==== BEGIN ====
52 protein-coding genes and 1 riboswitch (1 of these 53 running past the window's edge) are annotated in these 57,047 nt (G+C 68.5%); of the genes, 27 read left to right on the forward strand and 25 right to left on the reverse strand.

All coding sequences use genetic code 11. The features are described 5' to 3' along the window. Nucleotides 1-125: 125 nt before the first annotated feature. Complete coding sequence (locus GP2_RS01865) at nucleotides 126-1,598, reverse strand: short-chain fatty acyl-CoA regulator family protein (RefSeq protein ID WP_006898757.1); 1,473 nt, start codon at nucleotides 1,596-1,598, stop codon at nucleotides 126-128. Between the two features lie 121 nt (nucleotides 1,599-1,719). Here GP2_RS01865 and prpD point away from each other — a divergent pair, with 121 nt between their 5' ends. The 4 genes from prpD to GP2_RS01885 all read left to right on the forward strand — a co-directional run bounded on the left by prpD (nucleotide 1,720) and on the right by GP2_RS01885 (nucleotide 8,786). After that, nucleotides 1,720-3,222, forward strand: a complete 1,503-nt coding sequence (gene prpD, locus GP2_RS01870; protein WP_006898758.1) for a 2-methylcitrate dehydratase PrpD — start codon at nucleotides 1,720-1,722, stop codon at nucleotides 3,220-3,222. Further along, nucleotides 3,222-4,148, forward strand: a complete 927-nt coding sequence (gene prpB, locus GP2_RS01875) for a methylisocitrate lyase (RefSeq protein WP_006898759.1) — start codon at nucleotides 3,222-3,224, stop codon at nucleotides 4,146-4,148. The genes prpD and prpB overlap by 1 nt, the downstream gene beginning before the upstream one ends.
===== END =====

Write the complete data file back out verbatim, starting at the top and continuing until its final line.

52 protein-coding genes and 1 riboswitch (1 of these 53 running past the window's edge) are annotated in these 57,047 nt (G+C 68.5%); of the genes, 27 read left to right on the forward strand and 25 right to left on the reverse strand.

All coding sequences use genetic code 11. The features are described 5' to 3' along the window. Nucleotides 1-125: 125 nt before the first annotated feature. Complete coding sequence (locus GP2_RS01865) at nucleotides 126-1,598, reverse strand: short-chain fatty acyl-CoA regulator family protein (RefSeq protein ID WP_006898757.1); 1,473 nt, start codon at nucleotides 1,596-1,598, stop codon at nucleotides 126-128. Between the two features lie 121 nt (nucleotides 1,599-1,719). Here GP2_RS01865 and prpD point away from each other — a divergent pair, with 121 nt between their 5' ends. The 4 genes from prpD to GP2_RS01885 all read left to right on the forward strand — a co-directional run bounded on the left by prpD (nucleotide 1,720) and on the right by GP2_RS01885 (nucleotide 8,786). After that, nucleotides 1,720-3,222, forward strand: a complete 1,503-nt coding sequence (gene prpD, locus GP2_RS01870; protein WP_006898758.1) for a 2-methylcitrate dehydratase PrpD — start codon at nucleotides 1,720-1,722, stop codon at nucleotides 3,220-3,222. Further along, nucleotides 3,222-4,148, forward strand: a complete 927-nt coding sequence (gene prpB, locus GP2_RS01875) for a methylisocitrate lyase (RefSeq protein WP_006898759.1) — start codon at nucleotides 3,222-3,224, stop codon at nucleotides 4,146-4,148. The genes prpD and prpB overlap by 1 nt, the downstream gene beginning before the upstream one ends.